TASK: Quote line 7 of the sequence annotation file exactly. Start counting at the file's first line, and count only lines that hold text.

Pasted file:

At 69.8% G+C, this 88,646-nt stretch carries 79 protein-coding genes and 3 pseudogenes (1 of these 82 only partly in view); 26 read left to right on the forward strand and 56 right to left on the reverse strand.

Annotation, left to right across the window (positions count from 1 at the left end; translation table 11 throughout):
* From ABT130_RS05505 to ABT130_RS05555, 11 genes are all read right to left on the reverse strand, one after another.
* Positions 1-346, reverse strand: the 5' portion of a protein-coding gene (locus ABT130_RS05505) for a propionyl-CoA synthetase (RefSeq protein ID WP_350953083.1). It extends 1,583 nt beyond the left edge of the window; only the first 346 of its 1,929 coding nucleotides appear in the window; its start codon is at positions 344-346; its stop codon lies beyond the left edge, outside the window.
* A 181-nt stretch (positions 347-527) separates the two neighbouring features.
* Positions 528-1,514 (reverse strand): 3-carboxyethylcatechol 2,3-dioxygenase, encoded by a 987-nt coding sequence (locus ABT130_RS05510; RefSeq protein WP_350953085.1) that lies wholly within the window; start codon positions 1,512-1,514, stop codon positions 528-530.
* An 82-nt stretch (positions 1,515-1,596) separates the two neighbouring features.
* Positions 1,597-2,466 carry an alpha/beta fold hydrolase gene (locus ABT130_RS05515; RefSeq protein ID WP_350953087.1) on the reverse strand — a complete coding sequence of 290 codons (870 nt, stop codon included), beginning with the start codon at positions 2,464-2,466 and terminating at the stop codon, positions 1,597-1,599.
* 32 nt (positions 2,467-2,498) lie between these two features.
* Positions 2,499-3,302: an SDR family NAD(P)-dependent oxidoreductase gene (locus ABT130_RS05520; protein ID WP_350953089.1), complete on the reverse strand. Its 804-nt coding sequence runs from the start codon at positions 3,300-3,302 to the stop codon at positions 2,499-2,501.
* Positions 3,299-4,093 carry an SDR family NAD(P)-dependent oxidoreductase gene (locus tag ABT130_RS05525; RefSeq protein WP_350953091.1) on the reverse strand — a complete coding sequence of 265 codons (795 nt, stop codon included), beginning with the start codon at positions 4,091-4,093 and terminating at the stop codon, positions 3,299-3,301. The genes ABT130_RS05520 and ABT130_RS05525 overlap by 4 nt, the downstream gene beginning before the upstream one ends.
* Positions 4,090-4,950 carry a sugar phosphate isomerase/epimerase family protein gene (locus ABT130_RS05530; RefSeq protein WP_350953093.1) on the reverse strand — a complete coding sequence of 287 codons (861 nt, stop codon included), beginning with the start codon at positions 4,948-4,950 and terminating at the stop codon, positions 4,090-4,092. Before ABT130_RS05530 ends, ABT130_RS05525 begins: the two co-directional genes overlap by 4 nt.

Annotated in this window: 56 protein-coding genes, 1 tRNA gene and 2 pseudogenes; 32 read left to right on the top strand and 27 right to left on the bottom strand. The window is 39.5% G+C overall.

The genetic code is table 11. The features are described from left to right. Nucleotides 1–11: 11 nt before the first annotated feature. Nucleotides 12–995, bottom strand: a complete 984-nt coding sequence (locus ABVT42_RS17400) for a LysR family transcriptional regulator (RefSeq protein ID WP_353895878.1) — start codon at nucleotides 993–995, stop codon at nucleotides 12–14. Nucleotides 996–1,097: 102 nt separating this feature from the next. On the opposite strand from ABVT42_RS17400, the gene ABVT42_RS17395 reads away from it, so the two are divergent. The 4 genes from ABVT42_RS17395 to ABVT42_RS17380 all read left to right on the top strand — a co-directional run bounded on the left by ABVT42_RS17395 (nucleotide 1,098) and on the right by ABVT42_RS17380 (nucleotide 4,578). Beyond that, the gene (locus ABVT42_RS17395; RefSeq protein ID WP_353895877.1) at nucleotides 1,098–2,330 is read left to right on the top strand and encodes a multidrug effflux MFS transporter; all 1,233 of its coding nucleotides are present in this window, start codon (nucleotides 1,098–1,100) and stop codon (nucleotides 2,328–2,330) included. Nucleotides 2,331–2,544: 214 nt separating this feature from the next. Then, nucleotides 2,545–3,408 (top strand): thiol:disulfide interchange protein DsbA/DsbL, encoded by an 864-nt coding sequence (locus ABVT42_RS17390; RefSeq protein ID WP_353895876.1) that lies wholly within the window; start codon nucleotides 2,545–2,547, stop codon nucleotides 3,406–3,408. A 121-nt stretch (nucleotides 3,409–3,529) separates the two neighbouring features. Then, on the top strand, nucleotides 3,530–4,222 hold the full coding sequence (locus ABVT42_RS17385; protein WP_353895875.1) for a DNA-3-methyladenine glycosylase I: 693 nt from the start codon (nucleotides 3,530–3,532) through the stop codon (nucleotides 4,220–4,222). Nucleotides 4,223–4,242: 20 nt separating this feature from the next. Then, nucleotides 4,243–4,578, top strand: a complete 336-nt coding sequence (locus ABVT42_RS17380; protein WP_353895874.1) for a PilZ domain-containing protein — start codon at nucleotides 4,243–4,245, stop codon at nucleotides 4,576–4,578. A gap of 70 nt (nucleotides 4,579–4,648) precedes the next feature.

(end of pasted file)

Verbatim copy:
* An 82-nt stretch (positions 1,515-1,596) separates the two neighbouring features.